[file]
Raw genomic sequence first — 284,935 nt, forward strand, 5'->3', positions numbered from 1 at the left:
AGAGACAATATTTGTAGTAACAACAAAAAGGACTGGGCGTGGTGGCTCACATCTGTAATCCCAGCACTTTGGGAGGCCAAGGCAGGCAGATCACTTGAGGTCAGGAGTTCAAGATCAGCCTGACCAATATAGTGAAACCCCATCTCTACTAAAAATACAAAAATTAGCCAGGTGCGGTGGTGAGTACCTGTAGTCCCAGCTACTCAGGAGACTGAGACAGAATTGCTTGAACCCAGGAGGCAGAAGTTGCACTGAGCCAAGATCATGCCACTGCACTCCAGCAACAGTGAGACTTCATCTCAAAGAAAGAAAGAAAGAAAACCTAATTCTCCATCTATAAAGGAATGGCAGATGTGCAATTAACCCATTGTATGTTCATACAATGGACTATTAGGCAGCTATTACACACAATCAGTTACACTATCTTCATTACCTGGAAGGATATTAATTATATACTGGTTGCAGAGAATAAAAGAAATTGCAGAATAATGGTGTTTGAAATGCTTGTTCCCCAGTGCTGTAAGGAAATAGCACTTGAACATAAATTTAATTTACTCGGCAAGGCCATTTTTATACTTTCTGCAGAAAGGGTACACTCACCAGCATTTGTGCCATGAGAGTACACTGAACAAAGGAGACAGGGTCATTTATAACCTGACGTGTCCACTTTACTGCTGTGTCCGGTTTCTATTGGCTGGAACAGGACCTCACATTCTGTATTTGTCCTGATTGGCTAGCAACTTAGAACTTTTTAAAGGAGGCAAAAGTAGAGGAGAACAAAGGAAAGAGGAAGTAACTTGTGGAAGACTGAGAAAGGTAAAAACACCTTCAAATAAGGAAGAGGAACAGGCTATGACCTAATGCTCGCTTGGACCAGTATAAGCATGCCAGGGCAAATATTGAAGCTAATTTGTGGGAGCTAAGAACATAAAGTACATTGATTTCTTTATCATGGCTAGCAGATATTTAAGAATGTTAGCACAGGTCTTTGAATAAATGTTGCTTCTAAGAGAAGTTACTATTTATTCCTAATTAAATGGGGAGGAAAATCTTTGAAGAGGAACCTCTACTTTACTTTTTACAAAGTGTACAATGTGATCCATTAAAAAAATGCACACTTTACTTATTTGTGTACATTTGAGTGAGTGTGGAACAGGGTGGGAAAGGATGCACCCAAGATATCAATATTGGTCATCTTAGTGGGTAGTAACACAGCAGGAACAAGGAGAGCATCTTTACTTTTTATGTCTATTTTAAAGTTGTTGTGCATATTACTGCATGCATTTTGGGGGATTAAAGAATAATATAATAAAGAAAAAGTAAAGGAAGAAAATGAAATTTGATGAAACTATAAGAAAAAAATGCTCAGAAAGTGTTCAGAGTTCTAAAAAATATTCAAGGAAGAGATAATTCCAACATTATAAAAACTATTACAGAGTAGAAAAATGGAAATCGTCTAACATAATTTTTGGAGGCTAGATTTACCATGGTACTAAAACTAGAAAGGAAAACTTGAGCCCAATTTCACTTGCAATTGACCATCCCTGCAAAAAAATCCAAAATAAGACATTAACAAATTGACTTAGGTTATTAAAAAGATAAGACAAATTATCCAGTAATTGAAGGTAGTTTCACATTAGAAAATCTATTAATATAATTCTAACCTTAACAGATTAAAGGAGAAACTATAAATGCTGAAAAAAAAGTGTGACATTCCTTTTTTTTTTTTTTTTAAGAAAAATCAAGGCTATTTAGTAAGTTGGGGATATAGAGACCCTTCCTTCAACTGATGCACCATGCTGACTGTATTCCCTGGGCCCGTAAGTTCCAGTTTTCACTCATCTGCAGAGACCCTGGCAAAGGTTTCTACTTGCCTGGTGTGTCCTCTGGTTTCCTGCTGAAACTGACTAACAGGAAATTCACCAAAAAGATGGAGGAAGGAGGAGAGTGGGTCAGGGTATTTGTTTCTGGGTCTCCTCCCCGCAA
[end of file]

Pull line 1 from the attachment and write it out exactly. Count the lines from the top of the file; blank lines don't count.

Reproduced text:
Raw genomic sequence first — 284,935 nt, forward strand, 5'->3', positions numbered from 1 at the left: